And I don't fucking care about semantics, Ross is right. The Lord of the Rings may have been a big epic war filled journey, but The Hobbit was an adventure, it was a fairy tale, it was what The Neverending Story and Willow were trying to be. It's a story for the child in all of us, a simple adventure with a simple character we can all relate to. Bilbo, unlike Frodo, was relatively unspectacular, he was weak and cowardly and had no reason like a heroic uncle to press on, but he became a hero. It wasn't about epics battles and war and big fight scenes, sure there were battles but Bilbo usually wasn't present for them.

 

Also Bilbo was depicted as relatively young in the Hobbit, about Frodo's age at the beginning of The Fellowship of the Rings, so I think they would need to use a different actor and the only other actor I would think they would bring back would be Ian McKellen none of the others are to be used. And as I said, we need a different Gollum, his introduction was one of the most creepy and terrifying sequences in the book, he needs to be more creepy and monster like and less like a homeless kid with a speech impediment.

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And I have my opinion on what science fiction means as a genre.

 

From Dictionary.com:

Science Fiction: a form of fiction that draws imaginatively on scientific knowledge and speculation in its plot, setting, theme, etc.

 

I think it's not enough for a piece of fiction to be set in outer space to be a whole separate genre. Disney's Treasure Planet is just Robert Louis Stevenson's Treasure Island set in outer space (with Disney's other trademark Disneyfication of classic literature). I think that science has to be critical to the plot or theme. HG Wells' Time Machine has the 'scientific speculation' (or time travel) at the core of it's plot. You can set it in 19th century England, 21st century India, at the bottom of the sea, on another planet, that core has to remain or it's not the same story anymore. Setting is not enough to make a story belong to a certain genre. IN MY OPINION.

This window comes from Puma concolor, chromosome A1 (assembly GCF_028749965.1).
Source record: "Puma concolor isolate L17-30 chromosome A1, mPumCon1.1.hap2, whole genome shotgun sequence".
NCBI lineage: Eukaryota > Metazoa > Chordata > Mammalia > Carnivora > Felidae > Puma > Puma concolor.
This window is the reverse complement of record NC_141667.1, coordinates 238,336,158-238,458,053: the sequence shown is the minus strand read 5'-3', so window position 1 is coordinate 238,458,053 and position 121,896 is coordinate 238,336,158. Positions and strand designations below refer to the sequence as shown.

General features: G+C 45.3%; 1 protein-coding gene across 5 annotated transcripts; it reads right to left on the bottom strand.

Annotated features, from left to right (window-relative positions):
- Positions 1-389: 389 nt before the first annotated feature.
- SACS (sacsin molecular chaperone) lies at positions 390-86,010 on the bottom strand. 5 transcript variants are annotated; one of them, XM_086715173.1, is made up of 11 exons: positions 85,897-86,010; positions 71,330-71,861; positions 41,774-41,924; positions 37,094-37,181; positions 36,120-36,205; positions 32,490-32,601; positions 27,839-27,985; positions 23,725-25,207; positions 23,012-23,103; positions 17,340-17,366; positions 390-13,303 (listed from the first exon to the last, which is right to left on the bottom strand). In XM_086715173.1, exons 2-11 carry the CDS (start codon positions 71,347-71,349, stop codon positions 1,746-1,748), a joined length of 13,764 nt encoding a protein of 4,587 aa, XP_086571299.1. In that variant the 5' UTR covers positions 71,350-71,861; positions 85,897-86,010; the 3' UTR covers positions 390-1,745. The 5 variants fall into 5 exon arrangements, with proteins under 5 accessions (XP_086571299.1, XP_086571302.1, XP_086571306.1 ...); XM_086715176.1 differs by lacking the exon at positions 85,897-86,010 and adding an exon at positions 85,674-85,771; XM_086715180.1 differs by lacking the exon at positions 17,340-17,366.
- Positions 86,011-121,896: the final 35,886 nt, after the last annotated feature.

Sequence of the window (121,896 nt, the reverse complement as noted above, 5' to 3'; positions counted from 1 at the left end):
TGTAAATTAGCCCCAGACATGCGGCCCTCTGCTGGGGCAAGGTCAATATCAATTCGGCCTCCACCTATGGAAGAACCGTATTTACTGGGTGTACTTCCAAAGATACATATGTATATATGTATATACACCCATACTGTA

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all fine and dandy: except Ross was talking about The Lord of the Rings, NOT the Hobbit.

 

Nice try, though:)

 

and yet your opinion (jax), in the end, doesn't amount to shit on a stick when it comes to the accepted definition of what it actually is.Again: Modern Art being Art etc

Edited by archangel
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Also Bilbo was depicted as relatively young in the Hobbit, about Frodo's age at the beginning of The Fellowship of the Rings, so I think they would need to use a different actor

He didn't age from the moment he got the ring at the end of The Hobbit, so unless this movie gets delayed a few more decades, with some make up, he can pull it off.

a 'comedy' has nothing to do with humor, Jax (at least as far as Shakespear is concerned). Romeo and Juliet is a drama in the literary sense of the word, whether or not you find it funny.

Drama is not the opposite of Comedy. Tragedy is. Most Shakespearean scholars call Romeo and Juliet a tragedy, but it is a matter of debate.